The Bionic Dog

Technological advances let veterinarians rebuild dogs from the paws up.

Maxwell, a mild-mannered Golden Retriever, couldn’t jump. In fact, he could barely stand up. His owners, Natalie and Randy Seftas of Shady Side, Maryland, had never expected him to be a world champion Frisbee disc catcher but they also didn’t expect to watch their fun-loving canine become partially disabled, either. “Max would bring his front legs up, sit for awhile, then finally get himself the rest of the way off the ground,” Natalie Seftas said. An X-ray taken by their veterinarian, Grant Nisson, DVM, at his practice, Muddy Creek Animal Hospital in West River, Maryland, showed the cause of Maxwell’s stiffness. He had two severely dysplastic hips that were ravaged by arthritis.

Many think a diagnosis of hip dysplasia – a degenerative joint condition found most often in larger fast-growing breeds – means their dog is condemned to a life of pain. “That’s just not true anymore,” said John Dyce, an assistant professor of small animal orthopedics at Ohio State University College of Veterinary Medicine. “Three-quarters of all dogs diagnosed with moderate to severe hip dysplasia at 6 months will become functionally normal if they don’t get fat; take proper, limited exercise; and use drugs judiciously,” he said. The remaining one-fourth of dysplastic dogs, like Maxwell, get stiff and sore. For them, total hip replacement can mean freedom from pain as well as regaining the ability to run, walk and jump.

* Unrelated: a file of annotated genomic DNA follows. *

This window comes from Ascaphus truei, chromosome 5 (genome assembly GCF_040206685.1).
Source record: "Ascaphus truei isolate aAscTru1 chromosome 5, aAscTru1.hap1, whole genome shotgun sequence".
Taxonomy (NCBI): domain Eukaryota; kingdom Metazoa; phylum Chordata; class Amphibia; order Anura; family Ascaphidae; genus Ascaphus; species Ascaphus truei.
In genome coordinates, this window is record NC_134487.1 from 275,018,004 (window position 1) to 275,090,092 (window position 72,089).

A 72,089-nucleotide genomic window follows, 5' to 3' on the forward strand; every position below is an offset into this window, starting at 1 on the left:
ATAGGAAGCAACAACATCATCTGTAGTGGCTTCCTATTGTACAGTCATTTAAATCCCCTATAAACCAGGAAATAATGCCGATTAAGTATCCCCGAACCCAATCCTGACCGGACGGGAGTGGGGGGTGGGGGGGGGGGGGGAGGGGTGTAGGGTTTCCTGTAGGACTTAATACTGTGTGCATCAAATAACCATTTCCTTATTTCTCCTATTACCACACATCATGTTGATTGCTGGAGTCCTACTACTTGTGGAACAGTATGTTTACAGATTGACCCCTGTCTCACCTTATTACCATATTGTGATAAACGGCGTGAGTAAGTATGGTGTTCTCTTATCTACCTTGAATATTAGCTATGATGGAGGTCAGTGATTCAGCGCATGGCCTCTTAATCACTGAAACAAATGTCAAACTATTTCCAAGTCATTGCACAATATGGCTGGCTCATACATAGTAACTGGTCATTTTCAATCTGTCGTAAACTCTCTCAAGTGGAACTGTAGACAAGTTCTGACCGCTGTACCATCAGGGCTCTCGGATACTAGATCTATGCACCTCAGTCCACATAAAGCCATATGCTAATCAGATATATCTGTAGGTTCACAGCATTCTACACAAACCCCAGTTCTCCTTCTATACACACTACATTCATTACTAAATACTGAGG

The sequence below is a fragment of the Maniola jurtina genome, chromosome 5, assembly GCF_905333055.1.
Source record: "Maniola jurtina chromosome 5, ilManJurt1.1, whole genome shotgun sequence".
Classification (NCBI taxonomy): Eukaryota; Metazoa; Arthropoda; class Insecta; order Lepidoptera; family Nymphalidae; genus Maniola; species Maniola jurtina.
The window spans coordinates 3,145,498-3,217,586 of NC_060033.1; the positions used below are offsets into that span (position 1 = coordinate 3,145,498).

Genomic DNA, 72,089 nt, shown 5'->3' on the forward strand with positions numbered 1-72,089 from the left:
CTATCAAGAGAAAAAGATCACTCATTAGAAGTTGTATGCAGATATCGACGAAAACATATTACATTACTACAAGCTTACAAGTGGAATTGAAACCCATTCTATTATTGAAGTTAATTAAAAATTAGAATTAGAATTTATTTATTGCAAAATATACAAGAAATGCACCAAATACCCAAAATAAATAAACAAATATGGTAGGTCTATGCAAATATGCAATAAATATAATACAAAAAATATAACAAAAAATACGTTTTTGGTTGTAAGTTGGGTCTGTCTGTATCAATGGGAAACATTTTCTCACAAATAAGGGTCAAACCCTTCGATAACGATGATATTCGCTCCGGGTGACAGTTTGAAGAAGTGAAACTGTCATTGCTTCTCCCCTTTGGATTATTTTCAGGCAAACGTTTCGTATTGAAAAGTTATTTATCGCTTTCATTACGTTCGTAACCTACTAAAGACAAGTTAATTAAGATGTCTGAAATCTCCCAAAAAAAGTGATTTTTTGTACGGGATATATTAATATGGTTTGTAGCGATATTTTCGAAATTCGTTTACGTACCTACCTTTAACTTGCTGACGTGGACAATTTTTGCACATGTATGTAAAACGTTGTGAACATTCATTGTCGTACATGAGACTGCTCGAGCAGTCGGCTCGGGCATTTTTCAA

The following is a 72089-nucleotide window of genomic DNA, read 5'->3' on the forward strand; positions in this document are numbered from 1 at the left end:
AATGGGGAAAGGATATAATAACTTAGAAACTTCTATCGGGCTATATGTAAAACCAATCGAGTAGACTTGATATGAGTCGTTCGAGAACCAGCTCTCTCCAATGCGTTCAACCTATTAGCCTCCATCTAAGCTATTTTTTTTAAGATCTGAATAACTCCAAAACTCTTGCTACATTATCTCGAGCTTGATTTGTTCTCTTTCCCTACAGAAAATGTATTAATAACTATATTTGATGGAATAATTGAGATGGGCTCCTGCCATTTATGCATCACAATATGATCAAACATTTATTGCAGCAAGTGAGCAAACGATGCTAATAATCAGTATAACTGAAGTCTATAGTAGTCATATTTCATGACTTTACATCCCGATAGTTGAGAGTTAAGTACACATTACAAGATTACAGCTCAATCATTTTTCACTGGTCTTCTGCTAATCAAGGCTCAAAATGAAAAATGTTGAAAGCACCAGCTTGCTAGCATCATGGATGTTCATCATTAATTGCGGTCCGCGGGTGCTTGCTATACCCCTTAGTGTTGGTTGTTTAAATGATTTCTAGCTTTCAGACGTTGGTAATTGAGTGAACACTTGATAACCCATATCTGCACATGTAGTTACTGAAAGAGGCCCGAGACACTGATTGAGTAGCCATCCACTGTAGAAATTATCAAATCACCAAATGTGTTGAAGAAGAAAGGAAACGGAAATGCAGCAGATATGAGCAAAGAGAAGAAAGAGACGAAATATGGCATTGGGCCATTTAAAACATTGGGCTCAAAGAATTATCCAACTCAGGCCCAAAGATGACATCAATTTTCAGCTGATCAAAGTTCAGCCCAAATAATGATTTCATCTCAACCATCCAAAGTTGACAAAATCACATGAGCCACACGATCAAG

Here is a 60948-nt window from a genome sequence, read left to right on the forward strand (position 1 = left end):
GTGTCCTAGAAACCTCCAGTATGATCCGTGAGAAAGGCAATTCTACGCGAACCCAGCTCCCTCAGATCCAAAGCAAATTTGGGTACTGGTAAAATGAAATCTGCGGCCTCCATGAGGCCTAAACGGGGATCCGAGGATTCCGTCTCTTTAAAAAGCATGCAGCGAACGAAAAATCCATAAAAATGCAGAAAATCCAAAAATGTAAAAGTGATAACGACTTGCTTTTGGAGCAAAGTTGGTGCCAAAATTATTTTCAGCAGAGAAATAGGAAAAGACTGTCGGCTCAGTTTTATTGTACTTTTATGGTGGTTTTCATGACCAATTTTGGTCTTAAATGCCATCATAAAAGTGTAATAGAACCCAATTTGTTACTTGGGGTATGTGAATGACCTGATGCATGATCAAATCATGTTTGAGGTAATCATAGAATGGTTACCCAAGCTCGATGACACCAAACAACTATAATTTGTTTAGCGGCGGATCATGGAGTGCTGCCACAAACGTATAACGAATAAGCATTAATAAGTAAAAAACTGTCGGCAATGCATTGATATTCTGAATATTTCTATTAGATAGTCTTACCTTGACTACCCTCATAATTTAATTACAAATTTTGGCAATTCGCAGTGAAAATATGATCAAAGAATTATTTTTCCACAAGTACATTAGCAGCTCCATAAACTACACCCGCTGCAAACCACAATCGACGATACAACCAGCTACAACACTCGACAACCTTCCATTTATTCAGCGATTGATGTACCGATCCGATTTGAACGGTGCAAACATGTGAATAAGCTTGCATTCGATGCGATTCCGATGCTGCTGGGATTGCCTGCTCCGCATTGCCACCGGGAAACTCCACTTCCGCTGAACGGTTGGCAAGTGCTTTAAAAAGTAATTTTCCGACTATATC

Replacing a dog’s natural bone with a joint made of cobalt chrome and polyethylene may sound like science fiction, but it’s very much mainstream medicine. “We’ve been doing this a long time, and it’s a proven treatment for hips that hurt,” said Marvin Olmstead, DVM, professor of small-animal orthopedics at Ohio State. “The procedure gives to the dog what Mother Nature intended al dogs to have – a biomechanically sound ball-and-socket joint.”

In fact, the combination of modern veterinary thinking and modern materials makes it possible to replace many canine body parts, from tattooing pigment on a dog’s faded nose to implanting titanium-alloy bone in its leg. The hip is the only commonly replaced joint; veterinarians still consider elbow replacement to be experimental.

The imitation hip lets more than 95 percent of dogs return to normal or nearly normal function within a few months of surgery. Although most dogs undergoing the procedure are dysplastic, those whose hips were destroyed by severe fractures or permanent dislocation also can be helped.

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